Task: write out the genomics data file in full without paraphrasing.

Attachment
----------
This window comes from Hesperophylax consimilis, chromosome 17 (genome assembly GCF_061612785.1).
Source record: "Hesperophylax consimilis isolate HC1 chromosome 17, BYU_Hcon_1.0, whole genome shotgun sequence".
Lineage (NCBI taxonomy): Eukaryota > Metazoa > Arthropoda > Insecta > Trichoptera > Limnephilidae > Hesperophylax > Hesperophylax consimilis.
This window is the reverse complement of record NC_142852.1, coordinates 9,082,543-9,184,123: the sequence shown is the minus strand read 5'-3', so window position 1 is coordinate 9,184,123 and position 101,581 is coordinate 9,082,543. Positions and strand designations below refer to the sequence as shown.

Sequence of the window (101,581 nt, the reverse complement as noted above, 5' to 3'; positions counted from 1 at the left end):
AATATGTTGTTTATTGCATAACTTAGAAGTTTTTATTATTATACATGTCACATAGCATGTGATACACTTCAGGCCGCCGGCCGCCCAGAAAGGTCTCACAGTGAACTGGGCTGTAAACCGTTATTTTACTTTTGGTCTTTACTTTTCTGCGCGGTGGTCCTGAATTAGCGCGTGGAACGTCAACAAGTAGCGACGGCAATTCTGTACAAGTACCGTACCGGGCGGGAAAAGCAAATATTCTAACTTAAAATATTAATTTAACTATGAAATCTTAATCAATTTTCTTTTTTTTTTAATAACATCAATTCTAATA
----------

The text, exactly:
This window comes from Hesperophylax consimilis, chromosome 17 (genome assembly GCF_061612785.1).
Source record: "Hesperophylax consimilis isolate HC1 chromosome 17, BYU_Hcon_1.0, whole genome shotgun sequence".
Lineage (NCBI taxonomy): Eukaryota > Metazoa > Arthropoda > Insecta > Trichoptera > Limnephilidae > Hesperophylax > Hesperophylax consimilis.
This window is the reverse complement of record NC_142852.1, coordinates 9,082,543-9,184,123: the sequence shown is the minus strand read 5'-3', so window position 1 is coordinate 9,184,123 and position 101,581 is coordinate 9,082,543. Positions and strand designations below refer to the sequence as shown.

Sequence of the window (101,581 nt, the reverse complement as noted above, 5' to 3'; positions counted from 1 at the left end):
AATATGTTGTTTATTGCATAACTTAGAAGTTTTTATTATTATACATGTCACATAGCATGTGATACACTTCAGGCCGCCGGCCGCCCAGAAAGGTCTCACAGTGAACTGGGCTGTAAACCGTTATTTTACTTTTGGTCTTTACTTTTCTGCGCGGTGGTCCTGAATTAGCGCGTGGAACGTCAACAAGTAGCGACGGCAATTCTGTACAAGTACCGTACCGGGCGGGAAAAGCAAATATTCTAACTTAAAATATTAATTTAACTATGAAATCTTAATCAATTTTCTTTTTTTTTTAATAACATCAATTCTAATA